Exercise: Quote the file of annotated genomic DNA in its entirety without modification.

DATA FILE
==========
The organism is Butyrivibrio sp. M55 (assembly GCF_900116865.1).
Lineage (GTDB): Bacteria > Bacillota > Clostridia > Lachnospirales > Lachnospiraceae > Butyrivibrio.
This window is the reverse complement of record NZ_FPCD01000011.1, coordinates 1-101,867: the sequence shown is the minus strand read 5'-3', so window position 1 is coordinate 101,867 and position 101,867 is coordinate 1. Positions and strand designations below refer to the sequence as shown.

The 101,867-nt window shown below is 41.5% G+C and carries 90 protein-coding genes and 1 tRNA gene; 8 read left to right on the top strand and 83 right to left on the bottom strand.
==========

The organism is Butyrivibrio sp. M55 (assembly GCF_900116865.1).
Lineage (GTDB): Bacteria > Bacillota > Clostridia > Lachnospirales > Lachnospiraceae > Butyrivibrio.
This window is the reverse complement of record NZ_FPCD01000011.1, coordinates 1-101,867: the sequence shown is the minus strand read 5'-3', so window position 1 is coordinate 101,867 and position 101,867 is coordinate 1. Positions and strand designations below refer to the sequence as shown.

The 101,867-nt window shown below is 41.5% G+C and carries 90 protein-coding genes and 1 tRNA gene; 8 read left to right on the top strand and 83 right to left on the bottom strand.